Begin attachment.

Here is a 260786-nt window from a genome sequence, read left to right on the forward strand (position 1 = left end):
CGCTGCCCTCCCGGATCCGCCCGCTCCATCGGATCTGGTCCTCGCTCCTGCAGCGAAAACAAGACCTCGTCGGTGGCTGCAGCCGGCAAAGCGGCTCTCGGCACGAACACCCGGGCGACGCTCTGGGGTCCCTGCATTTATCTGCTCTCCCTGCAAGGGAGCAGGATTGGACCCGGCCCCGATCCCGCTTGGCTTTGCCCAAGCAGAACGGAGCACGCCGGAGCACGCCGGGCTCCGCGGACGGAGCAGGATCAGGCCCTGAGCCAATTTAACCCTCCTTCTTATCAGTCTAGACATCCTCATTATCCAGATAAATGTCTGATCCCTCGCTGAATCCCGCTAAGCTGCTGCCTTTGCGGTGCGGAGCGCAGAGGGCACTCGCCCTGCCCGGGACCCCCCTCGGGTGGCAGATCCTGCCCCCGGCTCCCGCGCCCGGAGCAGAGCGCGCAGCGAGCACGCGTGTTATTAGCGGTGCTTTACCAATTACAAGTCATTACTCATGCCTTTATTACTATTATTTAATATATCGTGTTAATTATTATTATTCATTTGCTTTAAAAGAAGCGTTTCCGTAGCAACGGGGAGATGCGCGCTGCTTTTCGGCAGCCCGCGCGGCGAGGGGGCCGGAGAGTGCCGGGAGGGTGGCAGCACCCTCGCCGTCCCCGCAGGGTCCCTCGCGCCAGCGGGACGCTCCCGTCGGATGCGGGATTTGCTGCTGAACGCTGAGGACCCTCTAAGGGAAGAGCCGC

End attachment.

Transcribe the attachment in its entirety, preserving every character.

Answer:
Here is a 260786-nt window from a genome sequence, read left to right on the forward strand (position 1 = left end):
CGCTGCCCTCCCGGATCCGCCCGCTCCATCGGATCTGGTCCTCGCTCCTGCAGCGAAAACAAGACCTCGTCGGTGGCTGCAGCCGGCAAAGCGGCTCTCGGCACGAACACCCGGGCGACGCTCTGGGGTCCCTGCATTTATCTGCTCTCCCTGCAAGGGAGCAGGATTGGACCCGGCCCCGATCCCGCTTGGCTTTGCCCAAGCAGAACGGAGCACGCCGGAGCACGCCGGGCTCCGCGGACGGAGCAGGATCAGGCCCTGAGCCAATTTAACCCTCCTTCTTATCAGTCTAGACATCCTCATTATCCAGATAAATGTCTGATCCCTCGCTGAATCCCGCTAAGCTGCTGCCTTTGCGGTGCGGAGCGCAGAGGGCACTCGCCCTGCCCGGGACCCCCCTCGGGTGGCAGATCCTGCCCCCGGCTCCCGCGCCCGGAGCAGAGCGCGCAGCGAGCACGCGTGTTATTAGCGGTGCTTTACCAATTACAAGTCATTACTCATGCCTTTATTACTATTATTTAATATATCGTGTTAATTATTATTATTCATTTGCTTTAAAAGAAGCGTTTCCGTAGCAACGGGGAGATGCGCGCTGCTTTTCGGCAGCCCGCGCGGCGAGGGGGCCGGAGAGTGCCGGGAGGGTGGCAGCACCCTCGCCGTCCCCGCAGGGTCCCTCGCGCCAGCGGGACGCTCCCGTCGGATGCGGGATTTGCTGCTGAACGCTGAGGACCCTCTAAGGGAAGAGCCGC